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Should you drink coffee before a workout? Read this first

By Shannan Rouss ; Updated March 28, 2018

Sure, there are some top athletes who swear by the benefits of coffee. (Just ask New York City Marathon winner Shalane Flanagan, who has said: “Personally, I wouldn’t go to the line without a cup of coffee.”) And previous research has suggested that caffeine can improve performance, particularly in endurance sports. But now a new study shows that caffeine will not give everyone’s workout a jolt, and, in fact, it may even slow some people down, depending on the genetic hand they were dealt.

Experts have known for quite a while now that a particular gene is responsible for how quickly our bodies metabolize (or break down) caffeine, according to the New York Times. (The gene is officially known as CYP1A2, but we are affectionately calling it the caffeine gene.) About half of us have a variant of the caffeine gene that makes us fast metabolizers, while 40 percent have a variant that makes us moderate metabolizers. The remaining 10 percent are slow metabolizers, meaning the caffeine hangs around in their bodies the longest.

To find out whether there is a link between how quickly we process caffeine and the stimulant’s affect on athletic performance, researchers at University of Toronto recruited 101 male athletes and swabbed their cheeks for the caffeine gene. Over the course of three sessions, the men then rode their hardest for 10 kilometers on a stationary bike. Before pedaling, they were either given a placebo, a low dose of caffeine (two milligrams per kilogram of body weight) or a higher dose of caffeine (four milligrams per kilogram of body weight). “If you weigh 150 pounds (68 kilograms), that corresponds to either 136 or 272 milligrams of caffeine,” explained writer Alex Hutchinson on Outside. In coffee terms, a short dark roast from Starbucks contains 130 milligrams of caffeine.

When researchers looked at the results, caffeine boosted performance overall, with athletes on the higher dose of caffeine pedaling 3 percent faster than the placebo group — on average. But when researchers factored in the genetic component, the results shifted.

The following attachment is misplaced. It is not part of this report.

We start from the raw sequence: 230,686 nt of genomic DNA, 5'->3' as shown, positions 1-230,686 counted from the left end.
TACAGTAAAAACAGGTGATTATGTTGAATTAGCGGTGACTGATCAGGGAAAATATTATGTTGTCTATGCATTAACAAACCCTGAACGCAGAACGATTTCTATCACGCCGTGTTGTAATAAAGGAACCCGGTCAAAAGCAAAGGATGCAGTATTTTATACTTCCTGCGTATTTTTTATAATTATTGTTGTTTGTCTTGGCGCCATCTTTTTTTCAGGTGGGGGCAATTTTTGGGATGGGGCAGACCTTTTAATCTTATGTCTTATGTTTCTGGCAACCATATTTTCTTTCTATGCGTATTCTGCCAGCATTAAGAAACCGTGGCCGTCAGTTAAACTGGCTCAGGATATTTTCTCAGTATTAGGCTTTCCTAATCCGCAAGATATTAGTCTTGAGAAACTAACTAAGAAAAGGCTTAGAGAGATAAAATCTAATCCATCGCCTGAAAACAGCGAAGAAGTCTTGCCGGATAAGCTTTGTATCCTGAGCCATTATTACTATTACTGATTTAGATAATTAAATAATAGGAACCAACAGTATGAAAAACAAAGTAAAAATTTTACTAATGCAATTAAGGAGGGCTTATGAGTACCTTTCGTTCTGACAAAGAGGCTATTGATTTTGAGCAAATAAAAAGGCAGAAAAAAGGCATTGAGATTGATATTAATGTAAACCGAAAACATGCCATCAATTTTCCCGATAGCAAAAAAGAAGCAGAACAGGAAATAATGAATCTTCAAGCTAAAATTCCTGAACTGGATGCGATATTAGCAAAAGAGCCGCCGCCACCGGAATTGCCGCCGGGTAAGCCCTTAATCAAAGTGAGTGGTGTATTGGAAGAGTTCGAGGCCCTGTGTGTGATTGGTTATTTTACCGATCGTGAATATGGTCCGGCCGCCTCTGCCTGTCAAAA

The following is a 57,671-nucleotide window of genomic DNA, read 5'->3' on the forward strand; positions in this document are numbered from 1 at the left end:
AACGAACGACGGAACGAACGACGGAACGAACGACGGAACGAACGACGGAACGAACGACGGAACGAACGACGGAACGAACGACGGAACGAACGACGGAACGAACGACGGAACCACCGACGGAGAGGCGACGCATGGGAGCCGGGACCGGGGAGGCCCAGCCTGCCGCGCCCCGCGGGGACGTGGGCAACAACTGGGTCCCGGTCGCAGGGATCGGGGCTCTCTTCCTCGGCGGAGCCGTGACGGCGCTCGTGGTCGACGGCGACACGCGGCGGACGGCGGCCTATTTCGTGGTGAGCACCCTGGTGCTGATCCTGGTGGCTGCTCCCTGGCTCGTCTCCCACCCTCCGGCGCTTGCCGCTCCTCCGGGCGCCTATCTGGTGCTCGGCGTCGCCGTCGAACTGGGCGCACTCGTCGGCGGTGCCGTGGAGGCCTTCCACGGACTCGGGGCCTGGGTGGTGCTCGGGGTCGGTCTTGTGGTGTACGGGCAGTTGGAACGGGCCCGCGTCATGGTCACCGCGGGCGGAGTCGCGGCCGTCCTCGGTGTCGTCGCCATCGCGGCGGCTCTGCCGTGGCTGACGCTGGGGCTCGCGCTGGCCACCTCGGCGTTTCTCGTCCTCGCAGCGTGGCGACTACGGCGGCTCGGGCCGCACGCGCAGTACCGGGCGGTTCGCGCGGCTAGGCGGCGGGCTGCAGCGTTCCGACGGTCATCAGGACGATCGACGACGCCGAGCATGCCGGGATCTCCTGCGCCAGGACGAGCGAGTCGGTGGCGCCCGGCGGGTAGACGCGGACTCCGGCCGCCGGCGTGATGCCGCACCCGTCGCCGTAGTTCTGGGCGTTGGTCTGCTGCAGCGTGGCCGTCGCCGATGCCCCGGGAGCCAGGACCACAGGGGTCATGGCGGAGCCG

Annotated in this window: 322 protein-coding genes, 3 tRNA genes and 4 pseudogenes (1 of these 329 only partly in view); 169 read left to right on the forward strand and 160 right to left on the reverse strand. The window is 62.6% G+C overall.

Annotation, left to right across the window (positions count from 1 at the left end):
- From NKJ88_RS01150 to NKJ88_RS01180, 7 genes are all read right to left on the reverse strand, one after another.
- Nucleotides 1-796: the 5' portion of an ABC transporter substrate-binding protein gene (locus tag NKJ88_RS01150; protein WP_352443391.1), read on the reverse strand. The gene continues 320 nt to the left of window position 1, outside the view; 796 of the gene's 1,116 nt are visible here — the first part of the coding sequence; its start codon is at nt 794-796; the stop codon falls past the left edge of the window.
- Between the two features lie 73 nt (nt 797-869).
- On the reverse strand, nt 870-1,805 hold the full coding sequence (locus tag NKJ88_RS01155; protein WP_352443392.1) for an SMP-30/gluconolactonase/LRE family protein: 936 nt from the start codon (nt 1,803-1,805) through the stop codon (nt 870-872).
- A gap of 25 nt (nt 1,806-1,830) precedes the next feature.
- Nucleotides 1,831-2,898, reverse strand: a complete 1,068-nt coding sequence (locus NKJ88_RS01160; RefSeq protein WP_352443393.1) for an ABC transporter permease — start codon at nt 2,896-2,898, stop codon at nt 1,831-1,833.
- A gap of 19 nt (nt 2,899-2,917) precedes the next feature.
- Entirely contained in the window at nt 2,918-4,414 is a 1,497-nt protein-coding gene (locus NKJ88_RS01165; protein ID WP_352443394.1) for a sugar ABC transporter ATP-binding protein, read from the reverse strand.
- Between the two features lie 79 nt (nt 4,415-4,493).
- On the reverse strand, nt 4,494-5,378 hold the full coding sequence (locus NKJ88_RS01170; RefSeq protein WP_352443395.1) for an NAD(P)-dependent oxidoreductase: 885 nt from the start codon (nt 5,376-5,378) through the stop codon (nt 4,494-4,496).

Athletes who were fast metabolizers pedaled 5 percent faster on the low-caffeine dose and nearly 7 percent faster on the high-caffeine dose. For moderate metabolizers, the caffeine was basically a wash, with times on the placebo and both high and low doses remaining the same. As for slow metabolizers? A high dose of caffeine seriously stalled their performance, slowing them down by 14 percent as compared to the placebo. Yikes!

While it is not yet clear how exactly caffeine and the caffeine gene alter athletic performance, study author Ahmed El-Sohemy, Ph.D., told the New York Times that the stimulant may give slow metabolizers an initial burst of energy, but then it likely lingers in their system, narrowing blood vessels and restricting the flow of blood and oxygen to worn-out muscles.

As for fast metabolizers, El-Sohemy explained that caffeine probably provides that same initial rush, but it is cleared from the body “before it could do the bad stuff.”

So how do you know if you are one of the lucky fast metabolizers or part of the 10 percent who will be slowed down by a coffee before the big race? You could track down a DNA test that would tell you which variant of the caffeine gene you have. Or you could simply trust your own experience: If a double cappuccino helps rev you up before a long workout, there is no need to give it up.

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